In the classic Parker Brothers game Monopoly, the pair of utilities are the least exciting properties to own. Sure, the Electric Company brings in a decent amount of cash compared to the capital outlay (a yield of about 18 percent based on the probability of the dice), but it isn’t going to be a focus of attention for the players.
In real life, too, utilities have a reputation for monotony, making them suitable for risk-averse investors. Nonetheless, a fair number of these companies make it to our contrarian watch list of the beat-up and forlorn.
One such candidate is Atlantic Power. The corporation had its IPO in 2004 as an investment trust at $10 a unit, at a time when tech was out and high-yield vehicles were in fashion. The original portfolio consisted of 15 assets with a generating capacity of 773 megawatts (MW), heavily weighted towards natural gas plants in the United States. In the early years, distributions were stable at about $1.00 and electricity output grew moderately to 988 MW by the end of 2008.
In the aftermath of the financial crash, one of the few sectors to attract investment was infrastructure, and Atlantic pounced on the opportunity. In 2010 a listing on the NYSE was attained and $160 million in capital was raised for a major push into wind and biomass energy. The following year, the acquisition of Capital Power Income brought three hydro projects into the fold and total capacity soared to 2140 MW.
The 2011 annual report glowed with self-congratulation. It bragged of a 194 percent total return since the IPO, a doubling of enterprise value, and an annual dividend of $1.15 per share.
For CEO Barry Welch, all the acquisitions were attractive, opportunistic and accretive and aligned with generating stable, sustainable cash flow. As for the future, the outlook for more growth was exceptionally bright due to “our reputation for bringing deals across the goal line.”
However, the following year indicated some fumbles. Oh, the tone was still plucky, but suddenly terms like “portfolio rationalization” and “divesting non-core projects” joined the lexicon. Shareholders didn’t seem to mind much, with the shares cruising at $14. The yield remained peachy. However, they missed what we’ll call the “safety contrarian indicator.”
One thing we have noticed in our long experience with stocks is that when a company highlights its outstanding safety record after barely acknowledging the issue in the past, it can be a red flag. Employee safety is obviously very important, but when management’s talking points shift from growth and prosperity to not injuring their workers, it’s a good bet that they are finding the task of running the business profitably to be a lot harder than they surmised.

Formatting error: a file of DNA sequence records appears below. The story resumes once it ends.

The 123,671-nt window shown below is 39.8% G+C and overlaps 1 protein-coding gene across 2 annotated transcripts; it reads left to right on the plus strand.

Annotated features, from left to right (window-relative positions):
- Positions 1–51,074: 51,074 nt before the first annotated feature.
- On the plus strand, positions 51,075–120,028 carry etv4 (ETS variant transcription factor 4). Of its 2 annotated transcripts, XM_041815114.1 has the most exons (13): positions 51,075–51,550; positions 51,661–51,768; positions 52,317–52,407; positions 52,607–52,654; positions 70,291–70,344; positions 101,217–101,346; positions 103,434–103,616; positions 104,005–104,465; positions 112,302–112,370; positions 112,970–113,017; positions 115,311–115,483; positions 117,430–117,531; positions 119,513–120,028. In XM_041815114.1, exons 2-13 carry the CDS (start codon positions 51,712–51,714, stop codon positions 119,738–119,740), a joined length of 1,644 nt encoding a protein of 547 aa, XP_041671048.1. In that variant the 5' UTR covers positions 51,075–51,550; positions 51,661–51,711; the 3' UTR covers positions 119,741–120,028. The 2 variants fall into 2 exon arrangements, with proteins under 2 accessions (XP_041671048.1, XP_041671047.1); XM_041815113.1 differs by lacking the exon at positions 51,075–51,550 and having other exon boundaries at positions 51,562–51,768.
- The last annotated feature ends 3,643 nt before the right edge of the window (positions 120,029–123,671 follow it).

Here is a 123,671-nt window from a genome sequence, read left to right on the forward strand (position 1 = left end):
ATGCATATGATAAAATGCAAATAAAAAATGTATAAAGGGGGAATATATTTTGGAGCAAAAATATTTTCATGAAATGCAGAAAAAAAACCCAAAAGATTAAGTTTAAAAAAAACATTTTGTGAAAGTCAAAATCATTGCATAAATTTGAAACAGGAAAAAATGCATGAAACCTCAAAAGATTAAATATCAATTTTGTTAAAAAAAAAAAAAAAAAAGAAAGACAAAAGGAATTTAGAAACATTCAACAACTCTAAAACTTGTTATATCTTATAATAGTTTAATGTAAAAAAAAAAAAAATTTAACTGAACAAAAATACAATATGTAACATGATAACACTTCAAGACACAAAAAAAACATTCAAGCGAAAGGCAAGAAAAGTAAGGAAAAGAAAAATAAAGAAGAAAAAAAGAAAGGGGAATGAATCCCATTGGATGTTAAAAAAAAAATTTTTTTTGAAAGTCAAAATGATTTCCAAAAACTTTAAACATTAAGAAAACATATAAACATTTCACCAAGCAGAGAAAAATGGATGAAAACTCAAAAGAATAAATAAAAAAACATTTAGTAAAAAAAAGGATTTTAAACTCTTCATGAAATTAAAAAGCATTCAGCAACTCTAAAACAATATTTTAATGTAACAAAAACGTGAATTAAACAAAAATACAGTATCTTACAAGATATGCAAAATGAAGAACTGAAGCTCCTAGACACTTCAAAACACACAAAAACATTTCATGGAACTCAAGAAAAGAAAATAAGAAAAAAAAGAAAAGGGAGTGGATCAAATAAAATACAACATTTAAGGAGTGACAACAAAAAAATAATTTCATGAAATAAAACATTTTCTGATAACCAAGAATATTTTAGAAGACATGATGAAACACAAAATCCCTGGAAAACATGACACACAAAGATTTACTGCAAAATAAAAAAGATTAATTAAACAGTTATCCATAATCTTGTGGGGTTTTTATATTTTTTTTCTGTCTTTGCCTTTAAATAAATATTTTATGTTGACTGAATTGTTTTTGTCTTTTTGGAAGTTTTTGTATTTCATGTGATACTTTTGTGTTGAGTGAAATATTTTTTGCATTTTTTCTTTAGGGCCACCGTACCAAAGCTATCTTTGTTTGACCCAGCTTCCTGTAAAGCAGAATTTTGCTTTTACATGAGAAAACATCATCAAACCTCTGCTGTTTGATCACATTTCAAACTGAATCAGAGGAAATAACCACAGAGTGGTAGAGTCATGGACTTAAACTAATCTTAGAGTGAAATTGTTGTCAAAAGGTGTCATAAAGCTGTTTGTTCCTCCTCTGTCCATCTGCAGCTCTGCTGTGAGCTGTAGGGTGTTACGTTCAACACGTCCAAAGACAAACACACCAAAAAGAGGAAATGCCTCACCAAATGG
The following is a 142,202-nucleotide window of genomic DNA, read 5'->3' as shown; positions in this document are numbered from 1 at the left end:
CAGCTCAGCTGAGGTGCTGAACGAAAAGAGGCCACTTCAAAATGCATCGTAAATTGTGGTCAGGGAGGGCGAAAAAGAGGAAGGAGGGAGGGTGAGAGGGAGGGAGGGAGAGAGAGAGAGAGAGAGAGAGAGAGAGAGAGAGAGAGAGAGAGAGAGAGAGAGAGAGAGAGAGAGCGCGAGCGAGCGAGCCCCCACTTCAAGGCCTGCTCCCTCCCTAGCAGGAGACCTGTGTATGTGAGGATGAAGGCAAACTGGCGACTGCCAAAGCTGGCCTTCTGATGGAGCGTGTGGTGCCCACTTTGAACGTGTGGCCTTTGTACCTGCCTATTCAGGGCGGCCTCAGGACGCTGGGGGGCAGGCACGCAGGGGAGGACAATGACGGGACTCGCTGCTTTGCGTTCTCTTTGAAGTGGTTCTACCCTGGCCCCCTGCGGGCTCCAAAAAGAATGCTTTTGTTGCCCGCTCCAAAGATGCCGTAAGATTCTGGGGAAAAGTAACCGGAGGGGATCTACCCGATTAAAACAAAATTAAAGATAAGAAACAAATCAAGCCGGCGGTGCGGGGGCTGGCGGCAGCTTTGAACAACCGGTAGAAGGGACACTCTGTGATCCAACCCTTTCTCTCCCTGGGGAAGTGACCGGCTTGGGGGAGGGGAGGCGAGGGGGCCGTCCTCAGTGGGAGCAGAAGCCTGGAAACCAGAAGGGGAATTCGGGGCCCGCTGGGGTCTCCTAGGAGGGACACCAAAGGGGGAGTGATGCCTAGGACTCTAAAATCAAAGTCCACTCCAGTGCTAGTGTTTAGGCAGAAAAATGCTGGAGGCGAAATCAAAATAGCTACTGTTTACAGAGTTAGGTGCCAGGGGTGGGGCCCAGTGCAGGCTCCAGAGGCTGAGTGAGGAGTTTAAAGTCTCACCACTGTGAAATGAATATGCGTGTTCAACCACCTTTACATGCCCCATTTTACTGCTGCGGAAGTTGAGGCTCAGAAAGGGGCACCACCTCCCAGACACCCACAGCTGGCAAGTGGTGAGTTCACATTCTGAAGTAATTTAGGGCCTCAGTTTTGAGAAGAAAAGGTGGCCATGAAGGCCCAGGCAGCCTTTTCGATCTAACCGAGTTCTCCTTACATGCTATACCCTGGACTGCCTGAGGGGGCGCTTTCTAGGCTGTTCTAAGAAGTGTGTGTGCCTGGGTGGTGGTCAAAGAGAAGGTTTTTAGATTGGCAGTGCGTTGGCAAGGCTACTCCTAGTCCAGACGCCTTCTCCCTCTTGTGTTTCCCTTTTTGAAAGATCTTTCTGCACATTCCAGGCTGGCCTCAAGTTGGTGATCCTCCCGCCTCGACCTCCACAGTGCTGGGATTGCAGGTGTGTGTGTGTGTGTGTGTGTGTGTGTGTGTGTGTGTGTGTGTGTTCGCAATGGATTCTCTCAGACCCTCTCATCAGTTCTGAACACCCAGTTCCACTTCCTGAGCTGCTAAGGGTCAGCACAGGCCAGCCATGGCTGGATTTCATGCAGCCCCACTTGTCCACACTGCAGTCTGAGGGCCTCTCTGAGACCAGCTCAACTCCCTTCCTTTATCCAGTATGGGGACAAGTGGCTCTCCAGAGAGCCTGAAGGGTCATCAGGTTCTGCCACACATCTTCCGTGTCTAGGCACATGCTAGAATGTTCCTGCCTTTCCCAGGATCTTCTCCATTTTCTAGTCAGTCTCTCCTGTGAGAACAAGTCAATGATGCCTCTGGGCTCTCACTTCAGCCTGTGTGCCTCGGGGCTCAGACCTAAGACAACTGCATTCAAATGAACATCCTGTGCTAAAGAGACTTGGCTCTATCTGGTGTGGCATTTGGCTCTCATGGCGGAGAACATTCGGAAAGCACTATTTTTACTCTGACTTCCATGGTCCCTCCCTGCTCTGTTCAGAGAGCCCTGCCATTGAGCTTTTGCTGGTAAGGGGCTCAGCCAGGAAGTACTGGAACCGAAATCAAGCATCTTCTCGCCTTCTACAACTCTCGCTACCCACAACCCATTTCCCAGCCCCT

Nonetheless, Welch continued to preach that the dividend was as safe as his employees. It wasn’t. Without ceremony, it was slashed by two-thirds last March and the stock price did an imitation of a certain coyote without a parachute.
Last fall, we took a hard look at the stock in anticipation of it getting hammered by tax loss selling. However, we concluded that the danger level remained too high.
The main problem is that the dividend is still too generous for a money-losing enterprise, and efforts to de-leverage the balance sheet would lead to reductions in cash flow. However, the threat of bankruptcy did not appear prohibitive, so one of us picked positions in the convertible debentures, series A (due March 2017) and series B (due June 2017) at deeply discounted prices.
This year, the stock has performed dismally, hitting a 52-week low of $2.52 in February. Mr. Welch has a severe credibility problem on his hands, having made the complete transition from hero to goat.
Aside from a brief stint with an instrument manufacturer after graduating from university, Welch spent 15 years as a portfolio manager for a Boston-based financial firm before moving on for Atlantic’s IPO. This may have served him well in the early days of collecting a hodgepodge of properties, but he seems out of his depth running an integrated power company.
This week, the company acknowledged that it has engaged Goldman Sachs and Greenhill to help it evaluate strategic alternatives. An outright sale would probably make the most sense, but will be difficult to orchestrate given the poison pill provision that was implemented after the dividend cut. After all, employee safety starts at the top, and those golden parachutes work a lot better than Wile E. Coyote’s.